Every week we take a look at a new website and analyze the design. We’ll point out both the areas that are done well in addition to those that could use some work. Finally, we’ll finish by asking you to provide your own feedback.
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“Most themes are built to look simple, clean, minimal. This one is built to help you impress. On both desktop and mobile. Success Inc. adjusts optimally to the width of the browser it is viewed on. As a result, it looks awesome, regardless if it’s a desktop computer, smartphone or tablet your visitors are using.”
Here is a screenshot of the homepage:
My initial impression of SuccessInc is quite positive. It’s a very attractive theme that looks to have plenty of top-notch features and customizable content areas. I love that it’s responsive and appreciate all of the easily-tweakable options that are built in. Let’s take a look at each section individually and see what we think!
One of my favorite aspects of this theme is the bold color scheme. The bright highlights are starkly contrasted against the black, making for an eye-catching experience that feels classy and modern. The orange that you see above is simply the default color scheme, you can easily switch it up in the settings.
Changing the color scheme is as simple as clicking a drop-down menu and choosing the option that you want. You can choose one of seven schemes: orange, cyan, green, red, cream, purple and gray. Just hit the “Save” button and the new scheme will instantly be applied.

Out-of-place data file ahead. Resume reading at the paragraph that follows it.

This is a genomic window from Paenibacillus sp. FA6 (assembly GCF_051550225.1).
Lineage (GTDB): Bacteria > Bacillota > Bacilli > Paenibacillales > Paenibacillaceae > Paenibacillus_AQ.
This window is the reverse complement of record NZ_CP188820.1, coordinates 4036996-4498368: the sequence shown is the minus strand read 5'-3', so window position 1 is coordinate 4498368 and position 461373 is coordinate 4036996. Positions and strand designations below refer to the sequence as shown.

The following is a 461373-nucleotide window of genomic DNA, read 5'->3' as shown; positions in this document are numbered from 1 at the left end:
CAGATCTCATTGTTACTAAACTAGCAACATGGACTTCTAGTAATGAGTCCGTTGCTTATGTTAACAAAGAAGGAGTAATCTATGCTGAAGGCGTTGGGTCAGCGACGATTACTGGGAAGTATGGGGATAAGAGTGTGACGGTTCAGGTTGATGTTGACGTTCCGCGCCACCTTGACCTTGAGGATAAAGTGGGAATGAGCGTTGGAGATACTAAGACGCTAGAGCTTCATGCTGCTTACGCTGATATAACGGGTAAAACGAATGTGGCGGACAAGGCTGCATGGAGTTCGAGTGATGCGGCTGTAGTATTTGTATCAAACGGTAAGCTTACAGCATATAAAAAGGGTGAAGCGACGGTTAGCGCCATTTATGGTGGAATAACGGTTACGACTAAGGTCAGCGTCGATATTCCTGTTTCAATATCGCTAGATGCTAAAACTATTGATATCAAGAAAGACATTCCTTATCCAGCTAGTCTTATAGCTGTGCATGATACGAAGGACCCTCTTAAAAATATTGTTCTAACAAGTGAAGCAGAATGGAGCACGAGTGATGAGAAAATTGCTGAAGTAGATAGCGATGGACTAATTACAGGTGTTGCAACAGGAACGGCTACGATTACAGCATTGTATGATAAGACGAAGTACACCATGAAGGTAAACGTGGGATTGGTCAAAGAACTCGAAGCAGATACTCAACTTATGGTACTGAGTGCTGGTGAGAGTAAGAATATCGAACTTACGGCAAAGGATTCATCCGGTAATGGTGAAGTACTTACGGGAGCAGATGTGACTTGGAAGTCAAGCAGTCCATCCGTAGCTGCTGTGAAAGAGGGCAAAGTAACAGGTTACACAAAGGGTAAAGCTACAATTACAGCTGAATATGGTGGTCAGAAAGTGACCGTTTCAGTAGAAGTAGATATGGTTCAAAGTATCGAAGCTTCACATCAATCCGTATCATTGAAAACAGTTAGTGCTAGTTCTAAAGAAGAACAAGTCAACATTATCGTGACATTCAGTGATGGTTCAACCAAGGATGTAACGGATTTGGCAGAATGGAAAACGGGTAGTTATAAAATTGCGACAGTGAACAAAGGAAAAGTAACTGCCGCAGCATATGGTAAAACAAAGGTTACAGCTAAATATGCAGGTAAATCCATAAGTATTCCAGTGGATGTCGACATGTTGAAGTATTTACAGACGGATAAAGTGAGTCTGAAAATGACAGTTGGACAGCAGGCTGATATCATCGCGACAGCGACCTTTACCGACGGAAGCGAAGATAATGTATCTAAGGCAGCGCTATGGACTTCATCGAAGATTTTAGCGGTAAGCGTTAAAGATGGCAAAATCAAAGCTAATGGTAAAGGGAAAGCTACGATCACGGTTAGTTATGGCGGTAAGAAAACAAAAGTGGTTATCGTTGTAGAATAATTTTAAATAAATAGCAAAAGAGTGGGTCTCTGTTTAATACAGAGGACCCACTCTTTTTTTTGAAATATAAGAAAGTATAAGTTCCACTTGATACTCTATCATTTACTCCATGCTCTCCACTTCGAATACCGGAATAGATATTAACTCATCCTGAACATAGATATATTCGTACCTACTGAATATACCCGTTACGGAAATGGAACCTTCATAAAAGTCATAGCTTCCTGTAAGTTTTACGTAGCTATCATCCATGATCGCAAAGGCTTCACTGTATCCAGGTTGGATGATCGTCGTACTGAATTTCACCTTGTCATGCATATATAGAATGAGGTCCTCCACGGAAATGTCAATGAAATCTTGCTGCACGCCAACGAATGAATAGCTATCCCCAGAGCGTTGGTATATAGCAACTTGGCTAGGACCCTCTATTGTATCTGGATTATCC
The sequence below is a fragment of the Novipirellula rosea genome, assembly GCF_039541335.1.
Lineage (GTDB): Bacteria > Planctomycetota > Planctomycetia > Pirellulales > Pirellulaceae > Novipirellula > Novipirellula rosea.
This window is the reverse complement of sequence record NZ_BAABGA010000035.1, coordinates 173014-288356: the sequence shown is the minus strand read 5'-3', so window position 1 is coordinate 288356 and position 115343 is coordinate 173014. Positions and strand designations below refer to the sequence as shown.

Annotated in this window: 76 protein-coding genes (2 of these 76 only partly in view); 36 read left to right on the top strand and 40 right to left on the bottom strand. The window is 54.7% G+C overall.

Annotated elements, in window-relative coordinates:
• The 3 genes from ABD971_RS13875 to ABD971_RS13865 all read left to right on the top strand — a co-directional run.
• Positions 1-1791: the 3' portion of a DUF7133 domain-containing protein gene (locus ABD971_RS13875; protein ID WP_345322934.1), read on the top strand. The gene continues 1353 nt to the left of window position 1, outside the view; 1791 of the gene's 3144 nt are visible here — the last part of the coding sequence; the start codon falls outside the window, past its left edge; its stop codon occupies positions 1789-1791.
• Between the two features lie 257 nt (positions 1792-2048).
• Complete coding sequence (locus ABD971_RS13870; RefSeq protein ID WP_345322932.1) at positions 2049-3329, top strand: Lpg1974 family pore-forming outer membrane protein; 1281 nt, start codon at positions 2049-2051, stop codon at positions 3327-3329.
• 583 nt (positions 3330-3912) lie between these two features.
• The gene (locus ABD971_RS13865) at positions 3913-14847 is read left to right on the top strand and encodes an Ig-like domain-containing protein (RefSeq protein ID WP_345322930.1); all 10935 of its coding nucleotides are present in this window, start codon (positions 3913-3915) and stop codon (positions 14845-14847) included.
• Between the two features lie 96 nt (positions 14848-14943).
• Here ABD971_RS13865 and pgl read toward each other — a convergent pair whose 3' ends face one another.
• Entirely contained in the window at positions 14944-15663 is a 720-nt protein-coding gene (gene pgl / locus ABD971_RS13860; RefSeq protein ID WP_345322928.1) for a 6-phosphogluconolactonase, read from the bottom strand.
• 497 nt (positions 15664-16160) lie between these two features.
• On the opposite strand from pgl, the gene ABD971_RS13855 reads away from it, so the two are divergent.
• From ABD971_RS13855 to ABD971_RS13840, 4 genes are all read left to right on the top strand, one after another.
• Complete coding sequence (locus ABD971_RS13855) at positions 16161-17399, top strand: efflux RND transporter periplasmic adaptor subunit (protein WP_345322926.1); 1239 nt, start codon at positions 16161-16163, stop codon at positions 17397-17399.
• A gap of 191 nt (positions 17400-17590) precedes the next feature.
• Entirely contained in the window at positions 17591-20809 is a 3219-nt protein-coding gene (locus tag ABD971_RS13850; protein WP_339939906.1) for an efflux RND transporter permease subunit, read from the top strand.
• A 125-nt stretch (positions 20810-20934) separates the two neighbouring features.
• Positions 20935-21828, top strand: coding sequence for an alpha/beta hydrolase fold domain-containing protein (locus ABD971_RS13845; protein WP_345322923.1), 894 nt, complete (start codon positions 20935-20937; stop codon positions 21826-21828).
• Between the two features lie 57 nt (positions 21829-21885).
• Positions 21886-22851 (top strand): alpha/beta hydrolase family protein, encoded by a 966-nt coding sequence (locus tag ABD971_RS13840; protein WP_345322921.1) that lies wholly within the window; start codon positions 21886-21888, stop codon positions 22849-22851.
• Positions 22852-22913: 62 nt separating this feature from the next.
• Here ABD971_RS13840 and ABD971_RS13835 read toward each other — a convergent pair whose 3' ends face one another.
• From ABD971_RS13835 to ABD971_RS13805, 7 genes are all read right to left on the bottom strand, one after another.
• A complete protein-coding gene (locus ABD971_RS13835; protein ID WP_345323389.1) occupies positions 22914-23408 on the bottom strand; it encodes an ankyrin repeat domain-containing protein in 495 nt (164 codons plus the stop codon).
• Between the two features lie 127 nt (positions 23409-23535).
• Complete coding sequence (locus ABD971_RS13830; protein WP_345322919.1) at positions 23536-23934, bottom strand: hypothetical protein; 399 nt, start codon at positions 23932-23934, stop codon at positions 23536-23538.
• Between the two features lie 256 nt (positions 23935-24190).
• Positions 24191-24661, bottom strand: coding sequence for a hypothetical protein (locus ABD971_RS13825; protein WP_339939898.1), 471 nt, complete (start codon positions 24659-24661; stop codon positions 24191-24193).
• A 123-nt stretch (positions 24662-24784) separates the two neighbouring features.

All of the color choices that they’ve included look great, making the theme fairly dummy-proof in terms of visual aesthetics.
The very top of the site has a little bar that holds some basic contact information along with a search bar. Here’s an up-close shot of what this looks like:
There are a number of different types of websites where the user’s primary reason for stopping by is to find some sort of contact information. For these types of sites, this is a great little design element. Users don’t have to hunt around for a contact page or form, the information that they’re really after is one of the first things that they see.
As you can see in the shot above, there’s also a search field in this bar. The field itself is invisible, but is denoted by some placeholder text followed by a little search icon. When you click on this text, it becomes more of a traditional search field.
This is a cool piece of design, but I’d be interested to see if users really respond to it that well. We tend to look for visual cues before we read, so it might take someone a while to figure out how to run a search. One quick route a user might take is to see the magnifying glass icon and click on it, which simply runs a useless empty search.
Further, the hint says to “Enter terms and hit Search…” but there is no button that says “Search” so again, it’s easy to see how this might confuse a user. Obviously, anyone half way competent with the web will figure this out quickly enough, it’s still a good idea to identify potential user road blocks and frustrations though.